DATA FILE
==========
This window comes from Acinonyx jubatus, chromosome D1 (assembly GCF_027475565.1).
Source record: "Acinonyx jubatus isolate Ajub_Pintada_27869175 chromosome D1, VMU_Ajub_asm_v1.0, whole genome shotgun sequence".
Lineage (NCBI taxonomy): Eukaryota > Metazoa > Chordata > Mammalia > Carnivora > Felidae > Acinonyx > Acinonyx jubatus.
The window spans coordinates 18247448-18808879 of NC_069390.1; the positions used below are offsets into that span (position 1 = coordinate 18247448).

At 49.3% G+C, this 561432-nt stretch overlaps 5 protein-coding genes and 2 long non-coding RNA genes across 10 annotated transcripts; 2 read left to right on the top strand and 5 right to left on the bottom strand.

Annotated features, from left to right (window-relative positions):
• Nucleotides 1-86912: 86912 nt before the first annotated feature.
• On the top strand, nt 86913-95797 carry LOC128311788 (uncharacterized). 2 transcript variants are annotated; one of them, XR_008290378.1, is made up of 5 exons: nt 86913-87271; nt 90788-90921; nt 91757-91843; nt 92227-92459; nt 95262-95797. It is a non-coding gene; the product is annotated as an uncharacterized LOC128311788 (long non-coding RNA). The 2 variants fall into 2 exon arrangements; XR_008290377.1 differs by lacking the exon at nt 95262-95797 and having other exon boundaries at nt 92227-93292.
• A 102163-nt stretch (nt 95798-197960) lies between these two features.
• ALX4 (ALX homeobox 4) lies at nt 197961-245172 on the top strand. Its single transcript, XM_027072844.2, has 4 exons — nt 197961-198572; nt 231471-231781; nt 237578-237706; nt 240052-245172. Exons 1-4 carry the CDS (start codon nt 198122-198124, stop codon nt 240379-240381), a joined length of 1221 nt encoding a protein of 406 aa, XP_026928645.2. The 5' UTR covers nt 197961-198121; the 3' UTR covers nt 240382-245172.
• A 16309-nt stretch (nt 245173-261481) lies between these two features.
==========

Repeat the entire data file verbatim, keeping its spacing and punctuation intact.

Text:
This window comes from Acinonyx jubatus, chromosome D1 (assembly GCF_027475565.1).
Source record: "Acinonyx jubatus isolate Ajub_Pintada_27869175 chromosome D1, VMU_Ajub_asm_v1.0, whole genome shotgun sequence".
Lineage (NCBI taxonomy): Eukaryota > Metazoa > Chordata > Mammalia > Carnivora > Felidae > Acinonyx > Acinonyx jubatus.
The window spans coordinates 18247448-18808879 of NC_069390.1; the positions used below are offsets into that span (position 1 = coordinate 18247448).

At 49.3% G+C, this 561432-nt stretch overlaps 5 protein-coding genes and 2 long non-coding RNA genes across 10 annotated transcripts; 2 read left to right on the top strand and 5 right to left on the bottom strand.

Annotated features, from left to right (window-relative positions):
• Nucleotides 1-86912: 86912 nt before the first annotated feature.
• On the top strand, nt 86913-95797 carry LOC128311788 (uncharacterized). 2 transcript variants are annotated; one of them, XR_008290378.1, is made up of 5 exons: nt 86913-87271; nt 90788-90921; nt 91757-91843; nt 92227-92459; nt 95262-95797. It is a non-coding gene; the product is annotated as an uncharacterized LOC128311788 (long non-coding RNA). The 2 variants fall into 2 exon arrangements; XR_008290377.1 differs by lacking the exon at nt 95262-95797 and having other exon boundaries at nt 92227-93292.
• A 102163-nt stretch (nt 95798-197960) lies between these two features.
• ALX4 (ALX homeobox 4) lies at nt 197961-245172 on the top strand. Its single transcript, XM_027072844.2, has 4 exons — nt 197961-198572; nt 231471-231781; nt 237578-237706; nt 240052-245172. Exons 1-4 carry the CDS (start codon nt 198122-198124, stop codon nt 240379-240381), a joined length of 1221 nt encoding a protein of 406 aa, XP_026928645.2. The 5' UTR covers nt 197961-198121; the 3' UTR covers nt 240382-245172.
• A 16309-nt stretch (nt 245173-261481) lies between these two features.